By Jessica Duchen

The mystery of Beethoven's lost love – Immortal Beloved.

Friday, 14 February 2020

Happy Valentine’s Day, Luigi

Dear friends and supporters,

Happy Valentine's Day to you all, and may the love of music be with you for this and every day! 

Ludwig (or Luigi, as Therese calls him) van Beethoven's love story is bigger than most of us had thought, myself included; and there's a chance that the repercussions go deeper into his art than one might expect. For the occasion, then, Udiscovermusic, the webzine attached to Universal Records, asked me to write an article on the Immortal Beloved topic. Here it is, and while I should say it includes spoilers, there is also plenty of information in it that is not in IMMORTAL, because I wanted to take a thoroughish look at the alternative scenarios that have been put forward, often very convincingly. 

Today, is there actual proof that our lady is Josephine? Actually there isn't. But there is a great deal of circumstantial evidence which makes this the most likely solution when you take into account the state of her life, her personality and Beethoven's. 

Here's the link:

The story of why it has taken Josephine's history so long to reach prominence really deserves another book to itself. The Immortal Beloved was suppressed almost out of existence by her own family after her death; for many years her and her family's estates were hidden away behind the iron curtain and impenetrable (to westerners) languages in Hungary and the Czech Republic; Minona herself is thought to have burned some papers; and the story goes that a servant stole a clutch of letters from her and absconded with them to America. I understand these are the 13 love letters that only re-emerged and were published in 1957.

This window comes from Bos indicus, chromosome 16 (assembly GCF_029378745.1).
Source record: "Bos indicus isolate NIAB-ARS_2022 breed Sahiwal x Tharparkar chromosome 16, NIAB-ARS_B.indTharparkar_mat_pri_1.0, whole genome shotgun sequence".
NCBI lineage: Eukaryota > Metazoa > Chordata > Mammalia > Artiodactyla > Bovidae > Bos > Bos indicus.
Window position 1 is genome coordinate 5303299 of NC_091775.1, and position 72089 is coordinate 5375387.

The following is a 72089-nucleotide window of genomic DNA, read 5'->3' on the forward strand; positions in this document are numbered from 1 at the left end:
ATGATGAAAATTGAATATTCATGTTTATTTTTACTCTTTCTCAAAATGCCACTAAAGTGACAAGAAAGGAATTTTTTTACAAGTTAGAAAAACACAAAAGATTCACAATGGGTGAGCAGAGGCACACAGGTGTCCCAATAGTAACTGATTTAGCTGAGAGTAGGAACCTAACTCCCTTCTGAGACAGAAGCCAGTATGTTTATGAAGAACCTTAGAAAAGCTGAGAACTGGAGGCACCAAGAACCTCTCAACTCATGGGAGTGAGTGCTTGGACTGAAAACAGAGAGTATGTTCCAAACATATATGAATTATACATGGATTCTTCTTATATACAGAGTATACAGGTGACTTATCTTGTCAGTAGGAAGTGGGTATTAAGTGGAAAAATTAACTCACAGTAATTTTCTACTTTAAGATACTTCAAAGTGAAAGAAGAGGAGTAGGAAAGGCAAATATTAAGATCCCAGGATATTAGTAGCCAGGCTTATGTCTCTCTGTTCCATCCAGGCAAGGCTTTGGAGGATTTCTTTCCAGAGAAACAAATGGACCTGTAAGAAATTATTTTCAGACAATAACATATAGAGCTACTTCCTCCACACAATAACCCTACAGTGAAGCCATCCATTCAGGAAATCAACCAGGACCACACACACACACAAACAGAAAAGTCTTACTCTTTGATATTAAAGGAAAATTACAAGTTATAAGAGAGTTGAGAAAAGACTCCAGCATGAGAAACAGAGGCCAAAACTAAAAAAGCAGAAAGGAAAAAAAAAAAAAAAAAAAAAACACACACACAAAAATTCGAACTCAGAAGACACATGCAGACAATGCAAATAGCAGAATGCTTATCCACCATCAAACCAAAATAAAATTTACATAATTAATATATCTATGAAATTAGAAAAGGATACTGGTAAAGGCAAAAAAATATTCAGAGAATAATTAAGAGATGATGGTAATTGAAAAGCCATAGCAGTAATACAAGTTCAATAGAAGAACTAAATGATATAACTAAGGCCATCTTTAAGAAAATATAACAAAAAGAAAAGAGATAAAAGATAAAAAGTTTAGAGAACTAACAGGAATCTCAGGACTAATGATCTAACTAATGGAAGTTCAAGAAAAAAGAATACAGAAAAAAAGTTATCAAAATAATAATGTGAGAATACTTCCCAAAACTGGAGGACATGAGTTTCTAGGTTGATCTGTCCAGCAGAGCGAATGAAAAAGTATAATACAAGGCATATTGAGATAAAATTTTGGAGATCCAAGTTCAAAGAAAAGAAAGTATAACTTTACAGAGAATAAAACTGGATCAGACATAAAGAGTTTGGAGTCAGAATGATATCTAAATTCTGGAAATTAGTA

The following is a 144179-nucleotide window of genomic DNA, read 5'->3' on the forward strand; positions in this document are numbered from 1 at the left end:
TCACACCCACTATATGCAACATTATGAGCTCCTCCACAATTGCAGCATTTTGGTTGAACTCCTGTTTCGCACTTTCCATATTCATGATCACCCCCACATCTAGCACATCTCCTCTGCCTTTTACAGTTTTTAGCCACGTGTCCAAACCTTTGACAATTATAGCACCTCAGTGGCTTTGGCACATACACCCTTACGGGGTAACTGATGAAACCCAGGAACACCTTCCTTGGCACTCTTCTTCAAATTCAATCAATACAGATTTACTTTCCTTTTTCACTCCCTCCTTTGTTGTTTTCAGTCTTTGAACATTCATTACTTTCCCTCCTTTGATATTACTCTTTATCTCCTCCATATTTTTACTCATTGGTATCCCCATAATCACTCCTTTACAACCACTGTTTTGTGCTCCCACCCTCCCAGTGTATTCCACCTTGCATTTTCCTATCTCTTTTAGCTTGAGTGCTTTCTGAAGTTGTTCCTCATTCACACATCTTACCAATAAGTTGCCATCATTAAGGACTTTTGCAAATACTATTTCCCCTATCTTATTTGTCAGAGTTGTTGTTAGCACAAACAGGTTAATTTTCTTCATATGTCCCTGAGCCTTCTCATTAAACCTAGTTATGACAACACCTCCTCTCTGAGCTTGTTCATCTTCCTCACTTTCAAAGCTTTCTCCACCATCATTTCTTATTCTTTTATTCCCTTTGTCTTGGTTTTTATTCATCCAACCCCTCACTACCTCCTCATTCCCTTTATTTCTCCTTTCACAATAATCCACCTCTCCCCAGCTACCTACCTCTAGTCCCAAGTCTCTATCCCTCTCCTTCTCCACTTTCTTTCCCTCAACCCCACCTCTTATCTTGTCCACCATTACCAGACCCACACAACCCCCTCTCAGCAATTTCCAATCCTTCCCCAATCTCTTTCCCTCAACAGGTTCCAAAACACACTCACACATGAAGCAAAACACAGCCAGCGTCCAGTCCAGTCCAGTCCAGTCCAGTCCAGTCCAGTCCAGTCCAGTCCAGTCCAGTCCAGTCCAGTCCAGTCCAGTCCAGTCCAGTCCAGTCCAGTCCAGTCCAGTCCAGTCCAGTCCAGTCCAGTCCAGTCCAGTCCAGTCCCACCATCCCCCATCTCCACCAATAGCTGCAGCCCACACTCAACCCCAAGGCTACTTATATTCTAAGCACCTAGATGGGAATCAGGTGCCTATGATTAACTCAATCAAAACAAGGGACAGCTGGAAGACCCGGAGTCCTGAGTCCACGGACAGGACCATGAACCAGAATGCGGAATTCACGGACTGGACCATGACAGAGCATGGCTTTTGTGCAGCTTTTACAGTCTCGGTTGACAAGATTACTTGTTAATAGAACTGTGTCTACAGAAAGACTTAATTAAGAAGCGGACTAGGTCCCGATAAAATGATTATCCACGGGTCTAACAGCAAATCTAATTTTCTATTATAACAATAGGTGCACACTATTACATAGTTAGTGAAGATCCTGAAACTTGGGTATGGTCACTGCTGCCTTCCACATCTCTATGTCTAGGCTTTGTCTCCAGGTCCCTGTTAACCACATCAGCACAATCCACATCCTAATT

In the meantime, the cauldron is bubbling on. The book is still queuing for an editor and designer, and I HOPE THEY WON'T HAVE TOO MUCH OF A FRIGHT WHEN THEY SEE HOW LONG IT IS... The concert scripts are my next crucial project; again, there's a lot to fit in and my pianist concert partner Viv McLean and I are planning a thrashing-out session soon to test-drive a few different ideas. (And I have sourced a costume that feels reasonably Therese-like.)

Have a wonderful day, Valentine's or not, and if you are at a loose end tonight (never a pleasant thing, I know) come along to the Royal Festival Hall to hear a beautiful French concert by the LPO in which Jean-Efflam Bavouzet is playing the Ravel G major Piano Concerto (now, there's a composer who needs a novel...).

Love and best wishes,


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